that being said, it is quite likely your problem started as in my example or with parasitic drain, bad parts possibly compounding the issue along the way. i still stand by my advice if you want to be sure you've fixed the problem. i did however forget to mention you "MUST" have a battery with enough cranking amps to run the electrical demands of the system. this includes (i forgot to ask) super sound system with monster amp!! alt must also be capable of charging enough amps to maintain battery. if your truck does not have extra electrical accessories, just make sure the battery and alt meet or exceed manufacture specs for amperage.
  5. vncj96

    vncj96 Epic Member 5+ Years 1000 Posts

    All this sounds familiar, I had this issue with a sunbird during college, turned out that it needed new battery cables as they were corroded inside of the insulation. Battery/electrical corrosion is a pain, it will stop power from flowing as it should and give you electrical problems.
  6. edsmagichands

    edsmagichands Member 2 Years 100 Posts

    Thanks for mentioning that. i said good, clean & tight, but did not elaborate on that. always voltage drop the cables. that will tell you you if there is any unseen corrosion.
  7. Jamm3r

    Jamm3r Member 2 Years 100 Posts

    Hello Nia. Welcome to da club

    Years of experience have taught me very little but one thing I have learned is that you MUST have proper test equipment to run down problems of this nature. You need an accurate volt meter and a reasonably accurate clamp on DC ammeter. $200 worth of gear, max, and there's no other way to find out for sure what's going on.

    Depending on the engine and options in your 'burb it should have shipped from the factory with either a Delco AD-244 or a Delco AD-230. Both solid alternators, easily rebuildable, with the AD-244 having a larger case and slightly higher output.

    Many parts stores are selling either the cost-reduced DR44 or cheap copies of it. So one question is whether you're really getting a high quality alternator. You can get good rebuilt ones from http://alternatorparts.com or can go to your Chevy dealer and get one (though they may try to sell you a DR44 it will at least be a good one).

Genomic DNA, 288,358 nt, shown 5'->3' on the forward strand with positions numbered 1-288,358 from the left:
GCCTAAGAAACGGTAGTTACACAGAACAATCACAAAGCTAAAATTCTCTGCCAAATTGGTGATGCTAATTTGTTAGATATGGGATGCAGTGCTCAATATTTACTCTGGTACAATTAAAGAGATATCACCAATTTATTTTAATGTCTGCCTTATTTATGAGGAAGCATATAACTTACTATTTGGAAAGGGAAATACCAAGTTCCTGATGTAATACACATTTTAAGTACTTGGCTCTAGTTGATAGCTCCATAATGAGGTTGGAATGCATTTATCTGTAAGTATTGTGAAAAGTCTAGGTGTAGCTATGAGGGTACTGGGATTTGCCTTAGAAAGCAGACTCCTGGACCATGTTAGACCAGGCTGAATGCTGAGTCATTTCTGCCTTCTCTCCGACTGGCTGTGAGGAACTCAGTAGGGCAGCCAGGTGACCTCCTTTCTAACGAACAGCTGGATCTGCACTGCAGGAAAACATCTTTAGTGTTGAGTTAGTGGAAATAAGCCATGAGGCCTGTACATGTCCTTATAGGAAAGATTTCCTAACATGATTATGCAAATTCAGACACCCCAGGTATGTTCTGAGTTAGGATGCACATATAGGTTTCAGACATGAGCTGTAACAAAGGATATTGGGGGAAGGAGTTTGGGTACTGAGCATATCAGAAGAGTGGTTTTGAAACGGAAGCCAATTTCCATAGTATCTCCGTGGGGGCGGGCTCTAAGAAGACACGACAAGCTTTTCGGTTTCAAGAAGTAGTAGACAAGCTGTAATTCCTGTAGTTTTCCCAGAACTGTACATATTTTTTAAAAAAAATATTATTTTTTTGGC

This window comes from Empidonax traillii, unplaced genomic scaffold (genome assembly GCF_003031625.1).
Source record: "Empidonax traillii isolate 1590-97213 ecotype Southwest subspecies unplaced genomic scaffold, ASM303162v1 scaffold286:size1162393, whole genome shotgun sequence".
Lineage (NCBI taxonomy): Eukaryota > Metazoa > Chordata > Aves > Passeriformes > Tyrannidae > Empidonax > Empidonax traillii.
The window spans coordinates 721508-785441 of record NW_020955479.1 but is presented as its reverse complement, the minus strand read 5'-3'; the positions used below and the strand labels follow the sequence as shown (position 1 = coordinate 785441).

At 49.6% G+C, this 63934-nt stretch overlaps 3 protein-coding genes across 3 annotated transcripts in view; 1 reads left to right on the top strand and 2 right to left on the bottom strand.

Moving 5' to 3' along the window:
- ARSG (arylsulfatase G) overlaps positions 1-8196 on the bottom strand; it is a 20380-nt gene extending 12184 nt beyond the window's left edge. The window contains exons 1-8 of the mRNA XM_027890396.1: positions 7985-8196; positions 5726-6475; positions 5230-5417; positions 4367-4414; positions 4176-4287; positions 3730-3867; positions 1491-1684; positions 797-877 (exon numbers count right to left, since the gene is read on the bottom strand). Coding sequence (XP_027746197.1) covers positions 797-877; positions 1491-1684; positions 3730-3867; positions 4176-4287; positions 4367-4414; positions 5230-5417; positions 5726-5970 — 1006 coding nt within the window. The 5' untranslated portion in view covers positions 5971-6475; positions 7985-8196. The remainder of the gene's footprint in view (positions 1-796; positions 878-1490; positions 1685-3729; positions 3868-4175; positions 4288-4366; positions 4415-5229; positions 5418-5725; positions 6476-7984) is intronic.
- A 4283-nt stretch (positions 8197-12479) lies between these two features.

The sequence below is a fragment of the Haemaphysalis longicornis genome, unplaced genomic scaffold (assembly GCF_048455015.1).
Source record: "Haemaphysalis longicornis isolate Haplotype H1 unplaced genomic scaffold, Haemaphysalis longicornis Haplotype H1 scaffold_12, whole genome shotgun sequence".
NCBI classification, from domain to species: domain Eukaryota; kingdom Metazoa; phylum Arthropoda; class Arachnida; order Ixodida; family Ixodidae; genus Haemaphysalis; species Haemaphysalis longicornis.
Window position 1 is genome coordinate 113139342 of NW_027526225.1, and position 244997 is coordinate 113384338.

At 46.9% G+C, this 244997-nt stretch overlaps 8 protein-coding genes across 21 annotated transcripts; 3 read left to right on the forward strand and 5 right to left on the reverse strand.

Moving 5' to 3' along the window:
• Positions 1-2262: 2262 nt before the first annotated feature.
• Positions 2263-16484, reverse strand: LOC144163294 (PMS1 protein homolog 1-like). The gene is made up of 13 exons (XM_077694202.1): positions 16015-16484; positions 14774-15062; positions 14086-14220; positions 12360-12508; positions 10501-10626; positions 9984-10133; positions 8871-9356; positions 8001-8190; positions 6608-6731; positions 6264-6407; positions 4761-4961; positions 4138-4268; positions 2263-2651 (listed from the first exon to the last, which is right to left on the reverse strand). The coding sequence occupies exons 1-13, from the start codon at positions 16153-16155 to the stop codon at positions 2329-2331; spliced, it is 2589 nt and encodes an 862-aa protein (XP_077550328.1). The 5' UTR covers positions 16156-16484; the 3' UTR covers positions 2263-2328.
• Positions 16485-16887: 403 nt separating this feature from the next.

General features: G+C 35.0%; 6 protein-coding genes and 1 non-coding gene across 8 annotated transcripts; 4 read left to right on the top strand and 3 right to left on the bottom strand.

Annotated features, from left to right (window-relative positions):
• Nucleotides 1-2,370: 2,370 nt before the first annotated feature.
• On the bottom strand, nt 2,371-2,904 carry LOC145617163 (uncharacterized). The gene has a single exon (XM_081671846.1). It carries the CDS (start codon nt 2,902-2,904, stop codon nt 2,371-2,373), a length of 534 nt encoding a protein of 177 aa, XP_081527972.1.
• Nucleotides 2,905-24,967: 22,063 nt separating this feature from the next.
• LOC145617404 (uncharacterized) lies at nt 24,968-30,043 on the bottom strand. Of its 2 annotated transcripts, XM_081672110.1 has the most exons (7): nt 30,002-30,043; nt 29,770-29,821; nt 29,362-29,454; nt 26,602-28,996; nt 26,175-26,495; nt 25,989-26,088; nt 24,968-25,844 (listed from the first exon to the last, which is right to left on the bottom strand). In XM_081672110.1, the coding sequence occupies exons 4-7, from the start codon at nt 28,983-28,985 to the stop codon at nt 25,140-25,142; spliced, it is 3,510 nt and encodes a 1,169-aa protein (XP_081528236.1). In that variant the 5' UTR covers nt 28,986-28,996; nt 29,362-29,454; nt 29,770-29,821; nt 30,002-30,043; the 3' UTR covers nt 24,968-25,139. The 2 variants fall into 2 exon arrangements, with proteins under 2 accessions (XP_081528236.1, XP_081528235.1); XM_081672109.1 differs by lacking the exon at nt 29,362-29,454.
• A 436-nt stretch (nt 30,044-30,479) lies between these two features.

So you have to check the output current of the alternator to find out what's going on, and check the battery voltage while charging. Start the 'burb and turn on the headlights and crank up the heater fans, and then measure, you should see at least 60 amps coming off the alternator and the voltage across the battery terminals should be at least 14.0, maybe a little less if you're somewhere really hot.

    If the current is low or jumpy then you can use a volt meter to check for a wiring fault the B+ wire. There should be very little voltage between the + terminal on the battery and the + terminal on the alternator, if it's more than half a volt or if it jumps around you have a loose connection somewhere. Then check the frame on the alternator to the - terminal on the battery the same way.

    If the current looks more or less OK but you aren't getting the voltage you should then maybe you have problems in the voltage sense line.

    No current at all then maybe the field power isn't getting turned on or maybe the alternator is just bad. You do have the 4-pin control connector connected, right? Be sure to get a good alternator this time and not Chinese junk

    If you get more failures it might be time to think about tearing the alternator down and seeing what happened. An auto electric shop can do this for you. Maybe there's a short in the battery or starter wiring somewhere, an intermittent one, that's causing the diodes to overheat. That sort of thing is pretty rare but who knows.

    Good luck, check the voltages and current and let us know what you find.
  8. edsmagichands

    edsmagichands Member 2 Years 100 Posts

    Nice description of voltage drop!! voltage drop is critical in any & all electrical testing!!